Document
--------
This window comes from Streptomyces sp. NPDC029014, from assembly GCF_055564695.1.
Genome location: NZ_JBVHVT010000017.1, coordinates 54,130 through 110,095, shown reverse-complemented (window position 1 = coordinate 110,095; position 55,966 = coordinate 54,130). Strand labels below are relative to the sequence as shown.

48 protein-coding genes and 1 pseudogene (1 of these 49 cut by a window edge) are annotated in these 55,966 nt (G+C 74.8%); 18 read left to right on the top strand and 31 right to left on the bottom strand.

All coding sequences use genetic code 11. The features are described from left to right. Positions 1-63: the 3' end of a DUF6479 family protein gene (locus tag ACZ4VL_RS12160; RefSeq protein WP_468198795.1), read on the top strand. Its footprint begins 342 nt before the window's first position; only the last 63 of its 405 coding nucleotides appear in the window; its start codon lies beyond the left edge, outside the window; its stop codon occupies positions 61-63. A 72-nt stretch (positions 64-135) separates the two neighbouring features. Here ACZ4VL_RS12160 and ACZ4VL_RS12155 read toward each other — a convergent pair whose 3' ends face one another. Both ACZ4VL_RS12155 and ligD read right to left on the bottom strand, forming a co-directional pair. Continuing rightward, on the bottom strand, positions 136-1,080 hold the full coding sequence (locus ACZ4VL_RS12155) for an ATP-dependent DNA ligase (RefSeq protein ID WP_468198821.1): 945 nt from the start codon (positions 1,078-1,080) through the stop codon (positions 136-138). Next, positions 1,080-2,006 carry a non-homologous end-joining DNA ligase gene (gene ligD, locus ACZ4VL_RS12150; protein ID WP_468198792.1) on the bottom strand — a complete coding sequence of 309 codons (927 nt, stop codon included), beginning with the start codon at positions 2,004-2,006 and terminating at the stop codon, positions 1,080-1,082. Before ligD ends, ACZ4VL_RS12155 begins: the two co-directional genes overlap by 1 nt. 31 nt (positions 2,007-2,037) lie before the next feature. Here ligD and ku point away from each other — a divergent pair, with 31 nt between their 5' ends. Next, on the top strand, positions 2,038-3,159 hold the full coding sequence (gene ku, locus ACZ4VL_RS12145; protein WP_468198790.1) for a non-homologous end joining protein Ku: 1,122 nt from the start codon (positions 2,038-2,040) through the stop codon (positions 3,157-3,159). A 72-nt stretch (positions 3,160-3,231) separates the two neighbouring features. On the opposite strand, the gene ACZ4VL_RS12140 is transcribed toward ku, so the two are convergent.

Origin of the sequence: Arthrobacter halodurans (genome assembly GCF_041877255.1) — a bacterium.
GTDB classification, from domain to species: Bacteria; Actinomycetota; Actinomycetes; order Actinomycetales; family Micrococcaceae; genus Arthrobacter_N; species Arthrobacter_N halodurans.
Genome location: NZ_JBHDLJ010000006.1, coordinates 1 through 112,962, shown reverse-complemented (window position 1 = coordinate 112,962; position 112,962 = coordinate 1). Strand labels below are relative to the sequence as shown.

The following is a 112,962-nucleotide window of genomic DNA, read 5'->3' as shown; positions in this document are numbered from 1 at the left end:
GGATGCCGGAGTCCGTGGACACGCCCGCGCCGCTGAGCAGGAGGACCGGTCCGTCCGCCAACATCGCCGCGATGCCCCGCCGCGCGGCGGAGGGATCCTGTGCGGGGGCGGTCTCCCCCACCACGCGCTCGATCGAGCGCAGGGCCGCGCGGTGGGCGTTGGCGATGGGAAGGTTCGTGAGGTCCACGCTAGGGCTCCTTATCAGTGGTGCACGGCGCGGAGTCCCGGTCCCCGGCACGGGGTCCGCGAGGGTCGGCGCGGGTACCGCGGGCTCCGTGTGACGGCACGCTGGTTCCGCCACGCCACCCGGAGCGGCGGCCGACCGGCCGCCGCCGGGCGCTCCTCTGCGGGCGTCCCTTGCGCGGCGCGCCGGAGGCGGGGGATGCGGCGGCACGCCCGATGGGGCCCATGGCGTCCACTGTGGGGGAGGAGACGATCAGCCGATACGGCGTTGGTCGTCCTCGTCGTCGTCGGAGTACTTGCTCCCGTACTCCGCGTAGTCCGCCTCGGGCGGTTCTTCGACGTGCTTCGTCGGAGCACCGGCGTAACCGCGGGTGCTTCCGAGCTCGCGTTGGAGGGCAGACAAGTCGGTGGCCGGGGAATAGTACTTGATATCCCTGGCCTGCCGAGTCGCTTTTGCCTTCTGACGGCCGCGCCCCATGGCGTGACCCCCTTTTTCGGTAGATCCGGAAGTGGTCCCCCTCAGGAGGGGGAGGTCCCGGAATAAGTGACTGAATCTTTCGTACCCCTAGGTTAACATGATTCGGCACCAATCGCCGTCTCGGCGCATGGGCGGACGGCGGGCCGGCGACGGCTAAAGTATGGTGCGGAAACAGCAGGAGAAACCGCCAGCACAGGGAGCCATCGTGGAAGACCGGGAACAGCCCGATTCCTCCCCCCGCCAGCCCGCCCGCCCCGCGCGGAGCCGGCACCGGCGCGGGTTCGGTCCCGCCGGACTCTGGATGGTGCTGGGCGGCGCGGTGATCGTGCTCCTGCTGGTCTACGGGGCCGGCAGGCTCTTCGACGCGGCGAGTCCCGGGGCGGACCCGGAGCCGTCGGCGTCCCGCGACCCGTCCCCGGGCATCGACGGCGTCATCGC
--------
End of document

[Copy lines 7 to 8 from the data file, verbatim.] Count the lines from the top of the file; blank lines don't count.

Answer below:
Genome location: NZ_JBHDLJ010000006.1, coordinates 1 through 112,962, shown reverse-complemented (window position 1 = coordinate 112,962; position 112,962 = coordinate 1). Strand labels below are relative to the sequence as shown.

The following is a 112,962-nucleotide window of genomic DNA, read 5'->3' as shown; positions in this document are numbered from 1 at the left end: